Date of Graduation


Document Type


Degree Type



Statler College of Engineering and Mineral Resources


Mechanical and Aerospace Engineering

Committee Chair

Gregory J Thompson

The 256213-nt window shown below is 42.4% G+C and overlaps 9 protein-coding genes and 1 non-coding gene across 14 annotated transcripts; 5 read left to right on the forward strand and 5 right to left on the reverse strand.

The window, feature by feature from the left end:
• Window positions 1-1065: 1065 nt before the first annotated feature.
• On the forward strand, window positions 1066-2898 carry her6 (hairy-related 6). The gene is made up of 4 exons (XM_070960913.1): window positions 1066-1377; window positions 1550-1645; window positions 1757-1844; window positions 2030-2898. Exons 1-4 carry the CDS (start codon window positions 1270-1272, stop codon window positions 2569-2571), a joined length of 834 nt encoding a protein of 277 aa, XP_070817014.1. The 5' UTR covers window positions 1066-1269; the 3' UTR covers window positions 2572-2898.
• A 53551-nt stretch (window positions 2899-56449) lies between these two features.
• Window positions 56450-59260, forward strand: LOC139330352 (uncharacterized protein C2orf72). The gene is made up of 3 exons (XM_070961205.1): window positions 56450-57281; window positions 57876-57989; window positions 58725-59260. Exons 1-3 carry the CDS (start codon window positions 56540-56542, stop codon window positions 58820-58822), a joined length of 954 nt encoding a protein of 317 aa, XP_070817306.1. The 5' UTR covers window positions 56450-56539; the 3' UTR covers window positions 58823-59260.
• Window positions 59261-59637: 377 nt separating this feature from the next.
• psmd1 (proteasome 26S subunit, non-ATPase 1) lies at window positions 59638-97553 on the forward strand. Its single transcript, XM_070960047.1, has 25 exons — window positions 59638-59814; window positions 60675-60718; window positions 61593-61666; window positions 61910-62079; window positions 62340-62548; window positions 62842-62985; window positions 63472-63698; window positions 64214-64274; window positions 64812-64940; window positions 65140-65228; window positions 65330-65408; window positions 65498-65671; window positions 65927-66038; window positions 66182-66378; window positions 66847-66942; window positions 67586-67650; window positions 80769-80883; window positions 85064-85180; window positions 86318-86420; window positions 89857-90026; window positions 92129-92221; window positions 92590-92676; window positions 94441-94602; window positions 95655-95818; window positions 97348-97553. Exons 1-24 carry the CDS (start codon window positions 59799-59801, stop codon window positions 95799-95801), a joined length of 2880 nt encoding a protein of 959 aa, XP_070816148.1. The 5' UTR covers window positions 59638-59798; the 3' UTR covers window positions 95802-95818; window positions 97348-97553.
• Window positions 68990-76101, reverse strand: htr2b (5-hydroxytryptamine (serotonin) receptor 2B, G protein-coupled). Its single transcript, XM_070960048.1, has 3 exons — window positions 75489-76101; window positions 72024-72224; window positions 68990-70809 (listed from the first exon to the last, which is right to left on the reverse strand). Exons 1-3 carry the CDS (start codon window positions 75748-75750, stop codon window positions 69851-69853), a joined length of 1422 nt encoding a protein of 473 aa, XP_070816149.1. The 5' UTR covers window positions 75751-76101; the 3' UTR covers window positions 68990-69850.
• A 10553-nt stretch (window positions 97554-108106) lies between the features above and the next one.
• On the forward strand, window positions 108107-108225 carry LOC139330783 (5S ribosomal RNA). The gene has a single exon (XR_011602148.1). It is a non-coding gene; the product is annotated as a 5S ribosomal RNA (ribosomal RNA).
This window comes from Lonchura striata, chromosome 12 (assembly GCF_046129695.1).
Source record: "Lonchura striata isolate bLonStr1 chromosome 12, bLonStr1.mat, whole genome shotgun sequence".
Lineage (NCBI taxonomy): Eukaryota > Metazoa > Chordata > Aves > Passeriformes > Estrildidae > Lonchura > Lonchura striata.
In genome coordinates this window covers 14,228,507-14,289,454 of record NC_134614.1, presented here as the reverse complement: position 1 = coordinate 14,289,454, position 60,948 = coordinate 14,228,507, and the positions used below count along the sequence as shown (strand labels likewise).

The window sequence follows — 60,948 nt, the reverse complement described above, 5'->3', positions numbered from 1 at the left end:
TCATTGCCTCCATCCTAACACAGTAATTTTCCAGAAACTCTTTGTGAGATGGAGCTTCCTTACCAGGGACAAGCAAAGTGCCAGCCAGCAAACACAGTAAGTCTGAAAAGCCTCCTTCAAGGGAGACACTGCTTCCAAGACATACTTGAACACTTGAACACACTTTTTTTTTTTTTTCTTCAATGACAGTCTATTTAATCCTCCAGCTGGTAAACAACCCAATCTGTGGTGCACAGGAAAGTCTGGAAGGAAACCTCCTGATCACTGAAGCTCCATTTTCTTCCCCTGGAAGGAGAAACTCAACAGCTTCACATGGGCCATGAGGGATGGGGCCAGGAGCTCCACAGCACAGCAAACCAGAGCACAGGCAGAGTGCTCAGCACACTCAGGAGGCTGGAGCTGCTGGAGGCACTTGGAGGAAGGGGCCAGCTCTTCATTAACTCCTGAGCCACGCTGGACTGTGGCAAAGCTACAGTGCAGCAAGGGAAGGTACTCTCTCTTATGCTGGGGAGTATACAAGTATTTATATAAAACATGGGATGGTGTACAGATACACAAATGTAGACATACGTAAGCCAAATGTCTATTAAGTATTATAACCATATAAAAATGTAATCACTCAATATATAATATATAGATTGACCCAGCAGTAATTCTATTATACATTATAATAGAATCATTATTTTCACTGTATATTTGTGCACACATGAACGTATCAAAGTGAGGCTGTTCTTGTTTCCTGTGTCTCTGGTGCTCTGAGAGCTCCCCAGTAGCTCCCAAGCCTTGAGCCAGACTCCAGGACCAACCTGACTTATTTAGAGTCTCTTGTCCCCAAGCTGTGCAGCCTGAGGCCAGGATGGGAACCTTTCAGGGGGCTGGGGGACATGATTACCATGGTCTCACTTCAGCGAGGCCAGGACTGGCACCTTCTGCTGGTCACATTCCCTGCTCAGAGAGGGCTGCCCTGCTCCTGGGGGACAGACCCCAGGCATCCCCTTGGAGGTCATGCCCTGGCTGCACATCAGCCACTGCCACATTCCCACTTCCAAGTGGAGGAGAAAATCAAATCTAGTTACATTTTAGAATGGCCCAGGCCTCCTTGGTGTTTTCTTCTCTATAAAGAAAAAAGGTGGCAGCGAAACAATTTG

Heavy-duty diesel engines (HDDE), because of their widespread use and reputation of expelling excessive soot, have frequently been held responsible for superfluous amounts of overall environmental particulate matter (PM). PM is a considerable contributor to air pollution, and a subject of primary concern to health and regulatory agencies worldwide. The U.S. Environmental Protection Agency (EPA) has provided PM emissions regulations and standards of measurement techniques since the 1980's. PM standards set forth by the EPA for HDDEs are based only on total mass, instead of size and/or concentration. The European Union is considering regulating particle size, and it may influence the U.S. EPA to adopt particle size limits in the future.;The purpose of this research was to better understand the variations in DPM measurements due to fuel alteration or changes in other parameters such as relative humidity and dilution ratio. The Cambustion DMS-500, a fast particle spectrometer, was used to continuously sample diesel aerosol from a HDDE test-cell dilution tunnel. Samples were taken from the primary dilution tunnel and were further diluted in a secondary dilution system. Various fuels were selected to represent available market supplies. Three engines, a 2004 Cummins ISM 370, a 1992 Detroit Diesel DDC S60, and a rebuilt 1992 Detroit Diesel DDC S60, were tested to examine the effects of varying engine technology. Several types of biodiesel and petroleum-based diesel fuels were evaluated in these engines with and without additives. Experiments were performed to determine: the minimum detectable variations in PM concentrations, relative humidity effects, dilution effects, barometric pressure effects, fuel additive effects, sample line temperature effects, and the associations between certain engine operating events and PM concentrations.;The smallest significant variation in concentration that was detected during this research was a 1.51 % increase in 64 nm particles due to the use of a fuel additive. The effects of relative humidity on particle concentrations were only present during low load (less than 50 % of the maximum load) engine operation, and they were generally associated with high levels of run-to-run variation. Nearly doubling the overall dilution ratio was shown to greatly increase nanoparticle (<40 nm) concentrations and slightly increase the concentrations of other particles during certain operation conditions. Barometric pressure change was not directly linked to PM emissions, but it appeared to have caused increased run-to-run variation. In all cases where a fuel additive was used, an increase in the amount of the additive led to a 130 % to -90 % change in the resulting particle concentrations. In addition, a technique was developed for the conversion of continuous DMS data (particle sizes and concentrations) to brake-specific PM mass-flow. According to the gravimetric measurements, the technique was accurate to within 6.24 % for the 1992 DDC S60 engines and 26.4 % for the 2004 ISM 370 engine.